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"There is no solitude greater than a samurai's, unless perhaps it is that of a tiger in the jungle."
The Book of Bushido (fictional quote by Jean-Pierre Melville)

Samourai, Le: Criterion Collection


Alain Delon plays Jef Costello, a Parisian gun for hire. He is silent, careful and methodical. When he is hired to kill someone at a nightclub, he sets up an alibi to cover his tracks but is spotted by the club’s piano player. The inspector who takes on the case suspects Jef is the killer but struggles to pin the murder on him. At the same time, Costello’s employer takes exception to the complications that have arisen.

The characters and plot of Le Samourai are straight out of Hollywood film noir but director Jean-Pierre Melville’s style is very different. Just like Jef Costello, the film is quiet and thoughtful, with no dialogue until the ten minute mark. We watch our antihero steal a car, change the plates and pick up a gun in silence. Even when the characters talk, dialogue is used sparingly.

Samourai, Le: Criterion Collection
The structure of Le Samourai is almost episodic. Long scenes track every activity of the characters on screen, with Costello missing for long periods in the film. These long sequences and the slow pace could have resulted in a mundane film that plods along and leaves the audience waiting for something to happen. The reality is quite the opposite. The main characters in Le Samourai spend the whole film on the verge of being ‘found out’. The inspector is hot on the heels of Jef, whose girlfriend is struggling to maintain his alibi and in a tense scene, Jef’s employer sends two men round to bug his apartment. This level of tension is constant throughout Le Samourai and every scene is compelling, even if we are just watching Jef take the subway or order a drink in the nightclub.

Alain Delon’s performance is very cold. He never smiles, speaks only when he needs to and remains unemotional throughout. His relationship with his girlfriend is one of convenience and his only real companion in life is his pet bird. I’ve never met a hitman, but if I do I’d expect them to be just as distant and aloof as Jef Costello. The rest of the cast all complement Delon, especially Delon’s wife as his girlfriend who is torn between self-preservation and her loyalty to Jef.

Samourai, Le: Criterion Collection
Like the other directors of the French New Wave, Melville was a film scholar, with an encyclopaedic knowledge of American cinema to draw influence from. Le Samourai is also a film that has been just as influential for contemporary filmmakers as the classic noir was for Melville. Most of all, this film gave gangsters and hitmen their uniform. Delon dressed in a trench coat with a cigarette hanging out of his mouth is an iconic image that has been used time and again, most notably by John Woo for Chow Yun-fat’s character in A Better Tomorrow.

Le Samourai isn’t a film for everyone. The pace is slow and the minimal dialogue is a stark contrast to the fast-talking guns-blazing gangsters we’re used to in Reservoir Dogs and Goodfellas. However, forty years ago Le Samourai set standards that are still relevant to this day and it is essential viewing for anyone with an interest in crime drama or the history of film.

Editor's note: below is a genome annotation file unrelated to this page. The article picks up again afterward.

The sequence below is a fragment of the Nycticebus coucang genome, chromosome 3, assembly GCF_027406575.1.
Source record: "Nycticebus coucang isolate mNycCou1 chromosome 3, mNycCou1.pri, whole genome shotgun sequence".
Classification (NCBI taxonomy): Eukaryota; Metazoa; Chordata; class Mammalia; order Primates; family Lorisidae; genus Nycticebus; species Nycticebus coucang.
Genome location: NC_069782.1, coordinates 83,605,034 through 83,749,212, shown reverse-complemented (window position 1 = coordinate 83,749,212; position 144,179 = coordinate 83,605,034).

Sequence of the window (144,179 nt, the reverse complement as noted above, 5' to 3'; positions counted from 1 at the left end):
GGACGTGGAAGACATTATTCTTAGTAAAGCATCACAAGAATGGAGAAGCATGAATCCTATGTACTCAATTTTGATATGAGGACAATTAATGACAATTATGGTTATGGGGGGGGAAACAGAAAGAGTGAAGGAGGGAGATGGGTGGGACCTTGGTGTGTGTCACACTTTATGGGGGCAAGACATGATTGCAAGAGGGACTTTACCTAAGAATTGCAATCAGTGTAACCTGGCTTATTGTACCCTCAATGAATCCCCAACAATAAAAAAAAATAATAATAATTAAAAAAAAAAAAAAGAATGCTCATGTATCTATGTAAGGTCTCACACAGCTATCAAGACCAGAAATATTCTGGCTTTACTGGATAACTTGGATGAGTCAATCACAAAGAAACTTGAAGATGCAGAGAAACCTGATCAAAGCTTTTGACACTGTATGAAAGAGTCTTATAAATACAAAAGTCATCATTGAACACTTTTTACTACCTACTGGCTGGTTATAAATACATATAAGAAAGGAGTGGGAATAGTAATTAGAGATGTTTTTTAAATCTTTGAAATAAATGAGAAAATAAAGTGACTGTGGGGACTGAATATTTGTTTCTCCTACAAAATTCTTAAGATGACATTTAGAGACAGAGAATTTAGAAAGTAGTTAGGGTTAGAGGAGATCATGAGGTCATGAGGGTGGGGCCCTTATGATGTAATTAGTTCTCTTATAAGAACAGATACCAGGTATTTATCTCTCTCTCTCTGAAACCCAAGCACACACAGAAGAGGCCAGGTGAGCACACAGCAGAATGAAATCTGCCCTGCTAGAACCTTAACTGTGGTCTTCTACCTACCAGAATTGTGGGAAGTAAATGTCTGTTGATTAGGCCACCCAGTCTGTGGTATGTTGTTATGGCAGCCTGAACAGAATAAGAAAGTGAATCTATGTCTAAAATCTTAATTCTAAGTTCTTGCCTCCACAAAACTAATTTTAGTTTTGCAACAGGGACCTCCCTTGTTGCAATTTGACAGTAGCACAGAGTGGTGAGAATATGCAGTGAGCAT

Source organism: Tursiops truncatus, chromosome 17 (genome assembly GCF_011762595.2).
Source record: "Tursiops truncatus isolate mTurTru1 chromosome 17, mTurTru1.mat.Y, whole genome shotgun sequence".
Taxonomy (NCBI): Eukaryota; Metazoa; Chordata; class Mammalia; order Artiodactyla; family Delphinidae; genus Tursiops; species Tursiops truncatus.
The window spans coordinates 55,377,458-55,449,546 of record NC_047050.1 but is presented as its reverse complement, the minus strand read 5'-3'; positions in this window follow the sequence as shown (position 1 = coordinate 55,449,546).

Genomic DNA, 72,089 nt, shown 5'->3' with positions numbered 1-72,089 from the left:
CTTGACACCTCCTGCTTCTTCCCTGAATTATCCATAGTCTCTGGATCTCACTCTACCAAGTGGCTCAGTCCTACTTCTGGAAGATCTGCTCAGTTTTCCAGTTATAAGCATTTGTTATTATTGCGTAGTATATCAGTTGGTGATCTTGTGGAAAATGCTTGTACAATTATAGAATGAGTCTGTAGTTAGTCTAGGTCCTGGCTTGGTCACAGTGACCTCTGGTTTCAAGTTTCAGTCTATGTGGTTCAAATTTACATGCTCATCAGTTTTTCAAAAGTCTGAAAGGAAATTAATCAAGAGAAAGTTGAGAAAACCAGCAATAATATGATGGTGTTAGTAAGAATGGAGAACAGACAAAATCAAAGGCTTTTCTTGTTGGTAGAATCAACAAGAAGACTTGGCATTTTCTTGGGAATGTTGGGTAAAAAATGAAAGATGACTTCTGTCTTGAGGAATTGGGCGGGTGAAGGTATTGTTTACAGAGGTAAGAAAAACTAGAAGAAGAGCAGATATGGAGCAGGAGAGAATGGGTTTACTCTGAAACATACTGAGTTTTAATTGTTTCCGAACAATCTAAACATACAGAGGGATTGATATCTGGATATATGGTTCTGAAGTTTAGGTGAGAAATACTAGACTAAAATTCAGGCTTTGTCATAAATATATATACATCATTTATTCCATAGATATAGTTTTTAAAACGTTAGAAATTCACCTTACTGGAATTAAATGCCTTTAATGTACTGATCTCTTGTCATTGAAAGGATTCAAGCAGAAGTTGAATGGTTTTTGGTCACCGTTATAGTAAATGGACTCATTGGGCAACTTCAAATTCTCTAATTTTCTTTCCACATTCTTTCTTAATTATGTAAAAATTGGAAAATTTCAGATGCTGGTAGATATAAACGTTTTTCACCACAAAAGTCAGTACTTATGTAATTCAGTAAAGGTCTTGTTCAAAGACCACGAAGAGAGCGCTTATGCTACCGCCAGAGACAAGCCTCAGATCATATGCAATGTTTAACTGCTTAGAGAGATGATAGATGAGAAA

Samourai, Le: Criterion Collection


The case of this Criterion Collection DVD promises a new, restored high definition transfer of the film and I’m pleased to say that the picture quality doesn’t disappoint. The 16:9 anamorphic picture is crisp and the restoration team have done a great job of removing the majority of the dirt and scratches from the print, which suffers from minor graininess, but not as much as you might expect given the age of the film. There is occasional flickering but this is only a minor complaint. The trailer included on the disc has not been restored in the same way and provides a neat comparison piece to show just how much better the picture quality of the film is.


Just a Mono track here but this is one of the best mono tracks I’ve heard. The sound quality is as clean as the picture. You might expect crackling in the background of such an old film but the silent moments sound just like they should, which is particularly important in a film that uses silence to such great effect. As with the video quality, I have a minor complaint about the audio. During the nightclub scenes, the bass of the music the band are playing sounds harsh but this is only for brief moments in the film.

Samourai, Le: Criterion Collection


In addition to the trailer I mentioned above, the disc contains two featurettes. ‘The Lineup’ is a compilation of archival interviews focusing on different areas of interest. Melville comments on his love of film at the beginning and in a separate interview he talks of the fire that hit his studio while making Le Samourai. The second featurette, ‘Authors on Melville’, is another compilation of interviews, this time with authors Rui Nogueira and Ginette Vincendeau. They talk about Melville’s personality, his influences and reveal interesting details about the making of the film. These interviews contain the kind of information I would have expected from a commentary track, which is sadly missing from this DVD. The disc also comes with a twenty-nine page booklet that contains stills from the film, behind-the-scenes shots and excerpts from articles about Melville and Le Samourai, including one by John Woo.

Samourai, Le: Criterion Collection


Le Samourai is a classic blend of French New Wave and American gangster cinema that continues to be an inspiration to filmmakers all over the world. This DVD is not quite up to the usual feature-packed Criterion standard but they have done a very good job of cleaning the video and audio so it’s worth picking up just for the film itself.